A few days ago, the county mayor and I received the monthly report from this organization and the savings to our city and county in the month of November alone. So many people are unaware of this organization and what it means to our community and the entire judicial district.
Working with our local judges, district attorney’s office, public defenders, law enforcement and local governments, they save our city and county thousands of dollars each year by utilizing the manpower of individuals who are convicted felons and required to do community service.
Working hand-in-hand with the courts, the group manages an efficient system of quality alternative sentencing options responsive to the needs of the courts and our community, funded through the Tennessee Board of Probation and Parole.
The report I received this week shows that in the month of November, Courts Community Service Program provided labor to Cleveland and Bradley County that was equivalent to over 935 hours of service. At an estimate of $7.25 per hour, this equates to a savings of $6,779.
Offenders’ debts to society are repaid through programs whereby they perform labor and/or needed work in the community.
Last year, the Courts Community Services participants in Bradley County worked at the Courthouse, did downtown cleanup, assisted the Cleveland and Bradley County Recreation departments, Cleveland Bradley Public Library, senior center, Bradley County Veterans Affairs Office, Museum Center at Five Points, recycle centers and Habitat for Humanity, to name only a few organizations that benefited from free labor.
Under the leadership of Gary Conner, this organization has given 25 years of service and the savings has been tremendous. No downtown event such as the Halloween Block Party, Christmas Parade and other functions would be possible without the work of this program. They assist in helping with set-up and clean-up for each of these events.
Area judges laud this program as a means to allow offenders to be productive and give back to the community while serving their obligations to the courts.
One of the reasons for the success of this program is the fact that Conner, along with an able staff and a board of directors, has people who have been involved for the entire period of its existence — 25 years. That says mountains about the dedication of the people who run this program. Serving alongside Conner is a competent staff including Becky Pippenger, assistant, and case workers Tabitha McDermott, Sam Coffey and Melinda Godfrey. Johnny Pippenger is program specialist/community coordinator for the program.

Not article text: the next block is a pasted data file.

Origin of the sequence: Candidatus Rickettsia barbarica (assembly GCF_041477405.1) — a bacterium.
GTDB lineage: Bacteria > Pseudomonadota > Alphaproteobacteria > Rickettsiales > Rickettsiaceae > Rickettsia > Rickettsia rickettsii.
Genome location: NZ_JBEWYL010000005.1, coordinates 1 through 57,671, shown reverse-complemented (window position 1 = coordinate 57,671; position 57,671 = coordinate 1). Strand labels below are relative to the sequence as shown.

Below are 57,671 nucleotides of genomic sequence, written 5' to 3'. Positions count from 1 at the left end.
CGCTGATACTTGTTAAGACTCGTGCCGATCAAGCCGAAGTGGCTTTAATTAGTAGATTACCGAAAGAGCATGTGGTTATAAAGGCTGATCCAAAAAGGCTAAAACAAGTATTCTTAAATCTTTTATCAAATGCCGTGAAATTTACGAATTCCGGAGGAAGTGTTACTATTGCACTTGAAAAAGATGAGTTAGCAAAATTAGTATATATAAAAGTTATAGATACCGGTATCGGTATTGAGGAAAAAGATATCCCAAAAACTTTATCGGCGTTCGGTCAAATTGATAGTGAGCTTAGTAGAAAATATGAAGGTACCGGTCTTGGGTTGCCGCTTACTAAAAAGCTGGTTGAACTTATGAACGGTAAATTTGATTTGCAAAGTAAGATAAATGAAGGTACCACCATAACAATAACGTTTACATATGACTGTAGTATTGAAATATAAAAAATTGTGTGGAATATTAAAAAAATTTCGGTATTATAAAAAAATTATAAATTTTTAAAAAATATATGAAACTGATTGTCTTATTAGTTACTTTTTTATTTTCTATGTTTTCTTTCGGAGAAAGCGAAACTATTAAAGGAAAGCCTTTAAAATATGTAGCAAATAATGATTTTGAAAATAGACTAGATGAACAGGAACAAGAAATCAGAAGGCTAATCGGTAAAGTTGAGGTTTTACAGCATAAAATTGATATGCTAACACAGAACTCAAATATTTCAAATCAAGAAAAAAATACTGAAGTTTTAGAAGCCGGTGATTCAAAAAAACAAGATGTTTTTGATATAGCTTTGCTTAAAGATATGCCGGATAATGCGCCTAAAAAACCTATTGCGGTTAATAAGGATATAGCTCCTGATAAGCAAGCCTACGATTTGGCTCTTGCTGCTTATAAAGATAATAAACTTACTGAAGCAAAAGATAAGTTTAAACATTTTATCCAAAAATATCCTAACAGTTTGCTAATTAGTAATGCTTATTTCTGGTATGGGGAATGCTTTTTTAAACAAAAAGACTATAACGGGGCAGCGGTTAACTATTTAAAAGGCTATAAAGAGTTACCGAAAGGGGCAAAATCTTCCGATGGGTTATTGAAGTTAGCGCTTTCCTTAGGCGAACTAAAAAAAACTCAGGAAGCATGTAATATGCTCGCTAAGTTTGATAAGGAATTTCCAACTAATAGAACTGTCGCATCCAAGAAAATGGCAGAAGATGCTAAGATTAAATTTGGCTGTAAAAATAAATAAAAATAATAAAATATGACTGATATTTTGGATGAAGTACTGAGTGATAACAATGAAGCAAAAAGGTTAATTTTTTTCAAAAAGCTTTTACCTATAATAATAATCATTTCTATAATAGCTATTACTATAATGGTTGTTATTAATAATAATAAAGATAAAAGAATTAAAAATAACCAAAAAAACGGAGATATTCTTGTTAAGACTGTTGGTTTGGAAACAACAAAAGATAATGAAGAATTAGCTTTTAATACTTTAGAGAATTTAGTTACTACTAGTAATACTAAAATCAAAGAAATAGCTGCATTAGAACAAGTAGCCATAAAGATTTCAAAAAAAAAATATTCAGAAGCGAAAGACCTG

In 1982, a similar program began that continues as a misdemeanor program under the direction of Randy King. This programs deals with misdemeanor violators and serves within the jurisdiction of Bradley County. The Courts Community Services deals with felony convictions and services the 4-county area that composes the Tenth Judicial District.
The program, with a complete advisory board representing all segments of the four counties, is a model program in the state and administered totally in-house since its inception. The Courts Community Services Board of Directors is committed to the program.
Co-chairmen are Drew Robinson, a member of the district attorney’s staff, and Eddie Cartwright, former Bradley County Executive and former member of the old Cleveland City Commission. Judges Amy Reedy (Bradley) and Carroll Ross (McMinn) serve on the board along with the sheriffs from all four counties, county executives and/or mayors of the counties, the district attorney and with private citizens who include: Randy Fox, Laura Young, Rafael Lastra, Edd Lewis and Joe Cate. Connie Wilson representing the Bradley County Commission and Cleveland City Manager Janice Casteel also serve. The remainder of the board consists of probation officers, public defenders and Jerry Hoffer, representing the Tennessee Bar Association.
Southeast Tennessee Community Corrections Program, in conducting its duties to benefit the four counties, is also serving a dual purpose: perhaps in serving others the convicted felons are meeting individuals who may make an impression on them and encourage them to become more productive citizens in the future.
It’s a program of accountability and responsibility on the part of its participants — but it’s also a program that helps those convicted of a felony give back to the communities and seek positive direction for their future
It’s a win, win!
Hats off to those who make it work. Congratulations on 25 years of service!